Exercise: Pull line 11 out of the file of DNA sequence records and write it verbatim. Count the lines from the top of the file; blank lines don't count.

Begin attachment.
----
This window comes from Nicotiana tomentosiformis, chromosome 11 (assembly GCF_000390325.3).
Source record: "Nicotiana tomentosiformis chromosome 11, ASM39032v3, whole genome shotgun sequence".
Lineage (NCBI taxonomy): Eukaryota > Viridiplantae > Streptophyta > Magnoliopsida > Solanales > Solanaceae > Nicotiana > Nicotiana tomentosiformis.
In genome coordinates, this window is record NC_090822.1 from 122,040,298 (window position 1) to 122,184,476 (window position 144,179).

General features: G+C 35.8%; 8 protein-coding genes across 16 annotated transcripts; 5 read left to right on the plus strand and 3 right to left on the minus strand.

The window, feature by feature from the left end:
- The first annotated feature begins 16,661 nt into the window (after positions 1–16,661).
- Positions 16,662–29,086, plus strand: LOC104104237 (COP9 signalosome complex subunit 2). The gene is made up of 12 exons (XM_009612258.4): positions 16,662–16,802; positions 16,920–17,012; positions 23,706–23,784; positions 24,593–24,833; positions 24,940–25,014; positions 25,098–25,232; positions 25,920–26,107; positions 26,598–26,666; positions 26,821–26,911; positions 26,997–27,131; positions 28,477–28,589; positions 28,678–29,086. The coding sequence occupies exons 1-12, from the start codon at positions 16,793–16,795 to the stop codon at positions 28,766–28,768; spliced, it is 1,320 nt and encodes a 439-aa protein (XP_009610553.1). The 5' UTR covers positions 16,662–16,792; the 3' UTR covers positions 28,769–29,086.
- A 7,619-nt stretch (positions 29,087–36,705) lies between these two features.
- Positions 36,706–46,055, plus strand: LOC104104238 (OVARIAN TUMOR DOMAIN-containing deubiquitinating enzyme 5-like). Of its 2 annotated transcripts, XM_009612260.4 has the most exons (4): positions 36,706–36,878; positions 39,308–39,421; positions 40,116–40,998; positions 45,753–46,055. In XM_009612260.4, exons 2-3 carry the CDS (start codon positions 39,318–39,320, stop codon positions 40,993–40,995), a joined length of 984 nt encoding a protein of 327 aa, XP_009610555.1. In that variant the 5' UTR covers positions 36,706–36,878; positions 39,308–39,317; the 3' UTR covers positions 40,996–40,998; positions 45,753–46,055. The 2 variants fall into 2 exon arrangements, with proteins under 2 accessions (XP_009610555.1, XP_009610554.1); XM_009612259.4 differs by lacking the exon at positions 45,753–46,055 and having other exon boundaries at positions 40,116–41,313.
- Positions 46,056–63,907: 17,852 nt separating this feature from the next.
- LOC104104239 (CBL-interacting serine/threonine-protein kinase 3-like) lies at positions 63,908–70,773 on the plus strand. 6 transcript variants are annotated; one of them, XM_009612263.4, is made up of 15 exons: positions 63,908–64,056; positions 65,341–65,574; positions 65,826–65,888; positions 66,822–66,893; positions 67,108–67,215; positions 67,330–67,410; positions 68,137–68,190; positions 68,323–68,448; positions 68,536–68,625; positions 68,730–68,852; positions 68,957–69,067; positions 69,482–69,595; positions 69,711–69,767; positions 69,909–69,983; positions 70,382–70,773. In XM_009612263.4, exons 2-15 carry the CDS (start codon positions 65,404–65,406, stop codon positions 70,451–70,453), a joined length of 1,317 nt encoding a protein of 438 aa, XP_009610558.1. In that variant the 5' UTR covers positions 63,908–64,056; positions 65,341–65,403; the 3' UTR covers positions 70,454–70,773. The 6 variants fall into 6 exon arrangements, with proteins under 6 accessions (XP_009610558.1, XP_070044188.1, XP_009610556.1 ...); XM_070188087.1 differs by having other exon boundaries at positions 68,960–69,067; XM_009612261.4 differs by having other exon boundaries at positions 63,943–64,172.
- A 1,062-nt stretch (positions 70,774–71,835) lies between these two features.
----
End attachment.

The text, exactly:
- Positions 46,056–63,907: 17,852 nt separating this feature from the next.